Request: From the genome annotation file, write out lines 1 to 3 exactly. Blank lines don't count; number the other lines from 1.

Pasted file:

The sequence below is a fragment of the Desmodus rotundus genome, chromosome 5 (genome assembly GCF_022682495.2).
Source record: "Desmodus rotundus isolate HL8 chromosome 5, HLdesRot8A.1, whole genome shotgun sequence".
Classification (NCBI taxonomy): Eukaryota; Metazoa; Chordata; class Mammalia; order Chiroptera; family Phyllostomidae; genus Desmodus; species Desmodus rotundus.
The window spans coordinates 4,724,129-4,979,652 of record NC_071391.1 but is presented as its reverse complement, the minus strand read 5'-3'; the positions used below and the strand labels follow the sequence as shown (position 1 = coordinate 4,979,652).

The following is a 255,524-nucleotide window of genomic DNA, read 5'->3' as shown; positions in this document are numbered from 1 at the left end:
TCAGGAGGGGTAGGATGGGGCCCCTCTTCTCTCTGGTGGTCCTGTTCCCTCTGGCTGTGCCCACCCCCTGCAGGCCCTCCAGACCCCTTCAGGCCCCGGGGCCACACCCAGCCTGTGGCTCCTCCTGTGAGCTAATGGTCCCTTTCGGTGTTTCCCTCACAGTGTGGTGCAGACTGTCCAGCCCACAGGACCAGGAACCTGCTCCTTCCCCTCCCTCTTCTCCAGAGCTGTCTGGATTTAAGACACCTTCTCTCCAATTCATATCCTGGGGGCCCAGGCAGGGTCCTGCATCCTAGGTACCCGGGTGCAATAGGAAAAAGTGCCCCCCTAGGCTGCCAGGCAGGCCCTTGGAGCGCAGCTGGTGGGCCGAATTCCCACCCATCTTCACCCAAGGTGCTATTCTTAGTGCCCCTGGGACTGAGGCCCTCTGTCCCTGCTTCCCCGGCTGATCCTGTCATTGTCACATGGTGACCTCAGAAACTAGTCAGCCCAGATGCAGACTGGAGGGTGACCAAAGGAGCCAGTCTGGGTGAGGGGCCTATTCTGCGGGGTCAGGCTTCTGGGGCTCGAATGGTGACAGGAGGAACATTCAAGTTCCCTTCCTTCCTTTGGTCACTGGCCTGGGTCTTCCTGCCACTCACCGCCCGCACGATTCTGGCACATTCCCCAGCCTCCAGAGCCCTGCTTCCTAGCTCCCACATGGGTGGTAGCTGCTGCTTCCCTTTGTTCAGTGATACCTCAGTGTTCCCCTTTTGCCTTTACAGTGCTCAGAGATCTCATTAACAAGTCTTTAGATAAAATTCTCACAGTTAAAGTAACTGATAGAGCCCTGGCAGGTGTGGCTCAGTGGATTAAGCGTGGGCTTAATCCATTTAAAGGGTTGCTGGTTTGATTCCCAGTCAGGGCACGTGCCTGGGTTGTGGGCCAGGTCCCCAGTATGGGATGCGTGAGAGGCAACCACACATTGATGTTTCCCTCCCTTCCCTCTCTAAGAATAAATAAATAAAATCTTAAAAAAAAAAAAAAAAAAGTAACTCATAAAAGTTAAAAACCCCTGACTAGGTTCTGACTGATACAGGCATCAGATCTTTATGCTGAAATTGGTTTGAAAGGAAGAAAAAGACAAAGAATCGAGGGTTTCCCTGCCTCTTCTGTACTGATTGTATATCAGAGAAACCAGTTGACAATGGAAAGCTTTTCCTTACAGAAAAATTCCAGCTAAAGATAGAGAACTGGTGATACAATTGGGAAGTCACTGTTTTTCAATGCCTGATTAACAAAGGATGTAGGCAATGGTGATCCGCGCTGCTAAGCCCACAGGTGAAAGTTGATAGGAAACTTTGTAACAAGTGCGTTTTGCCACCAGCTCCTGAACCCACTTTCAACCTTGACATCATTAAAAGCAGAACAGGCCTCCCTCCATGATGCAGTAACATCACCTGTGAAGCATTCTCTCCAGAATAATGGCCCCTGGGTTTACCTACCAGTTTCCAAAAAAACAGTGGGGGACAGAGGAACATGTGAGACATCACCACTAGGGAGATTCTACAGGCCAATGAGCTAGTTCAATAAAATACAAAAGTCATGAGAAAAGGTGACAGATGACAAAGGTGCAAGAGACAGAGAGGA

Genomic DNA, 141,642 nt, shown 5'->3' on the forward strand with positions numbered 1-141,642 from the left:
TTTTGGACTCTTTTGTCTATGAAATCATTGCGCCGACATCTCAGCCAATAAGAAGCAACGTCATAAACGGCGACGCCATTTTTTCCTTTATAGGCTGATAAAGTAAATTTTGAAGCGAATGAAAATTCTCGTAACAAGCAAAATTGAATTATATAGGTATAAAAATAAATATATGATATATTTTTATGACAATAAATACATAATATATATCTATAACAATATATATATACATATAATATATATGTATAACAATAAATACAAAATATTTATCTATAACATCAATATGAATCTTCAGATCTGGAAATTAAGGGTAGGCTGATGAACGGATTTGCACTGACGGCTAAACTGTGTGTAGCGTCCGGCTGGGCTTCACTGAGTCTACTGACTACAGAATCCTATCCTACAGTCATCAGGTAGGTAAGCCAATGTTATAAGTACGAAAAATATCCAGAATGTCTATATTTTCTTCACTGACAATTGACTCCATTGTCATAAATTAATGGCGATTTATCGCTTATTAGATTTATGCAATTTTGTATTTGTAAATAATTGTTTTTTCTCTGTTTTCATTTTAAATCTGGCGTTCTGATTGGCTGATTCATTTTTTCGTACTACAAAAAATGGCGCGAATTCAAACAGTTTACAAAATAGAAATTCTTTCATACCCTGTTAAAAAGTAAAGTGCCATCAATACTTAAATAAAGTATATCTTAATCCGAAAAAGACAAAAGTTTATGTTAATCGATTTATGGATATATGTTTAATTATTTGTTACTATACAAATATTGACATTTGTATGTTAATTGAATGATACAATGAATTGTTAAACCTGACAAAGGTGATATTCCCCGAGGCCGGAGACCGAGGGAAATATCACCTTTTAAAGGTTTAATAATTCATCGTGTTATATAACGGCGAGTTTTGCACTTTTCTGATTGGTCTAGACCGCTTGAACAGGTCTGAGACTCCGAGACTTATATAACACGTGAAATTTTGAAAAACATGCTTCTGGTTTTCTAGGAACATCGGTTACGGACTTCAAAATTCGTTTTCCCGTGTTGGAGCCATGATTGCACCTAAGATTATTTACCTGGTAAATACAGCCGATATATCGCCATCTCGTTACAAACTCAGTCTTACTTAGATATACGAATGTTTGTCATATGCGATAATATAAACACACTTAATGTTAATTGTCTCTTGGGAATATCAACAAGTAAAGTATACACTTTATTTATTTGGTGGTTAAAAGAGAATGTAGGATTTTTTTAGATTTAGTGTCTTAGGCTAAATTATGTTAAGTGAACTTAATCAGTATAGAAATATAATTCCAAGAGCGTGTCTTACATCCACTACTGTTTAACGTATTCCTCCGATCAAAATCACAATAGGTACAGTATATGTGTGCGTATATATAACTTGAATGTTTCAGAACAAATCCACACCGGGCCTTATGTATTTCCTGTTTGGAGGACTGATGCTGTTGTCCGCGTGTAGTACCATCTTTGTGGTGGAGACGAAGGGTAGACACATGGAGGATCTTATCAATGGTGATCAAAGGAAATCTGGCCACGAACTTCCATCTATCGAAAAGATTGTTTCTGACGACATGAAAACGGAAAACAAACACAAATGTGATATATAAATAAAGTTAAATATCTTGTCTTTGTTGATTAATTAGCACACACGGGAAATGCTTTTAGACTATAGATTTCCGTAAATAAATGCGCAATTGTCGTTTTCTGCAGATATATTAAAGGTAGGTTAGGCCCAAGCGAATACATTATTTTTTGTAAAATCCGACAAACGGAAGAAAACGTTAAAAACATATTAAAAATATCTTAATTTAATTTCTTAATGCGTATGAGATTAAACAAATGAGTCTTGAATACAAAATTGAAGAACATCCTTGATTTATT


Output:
The sequence below is a fragment of the Desmodus rotundus genome, chromosome 5 (genome assembly GCF_022682495.2).
Source record: "Desmodus rotundus isolate HL8 chromosome 5, HLdesRot8A.1, whole genome shotgun sequence".
Classification (NCBI taxonomy): Eukaryota; Metazoa; Chordata; class Mammalia; order Chiroptera; family Phyllostomidae; genus Desmodus; species Desmodus rotundus.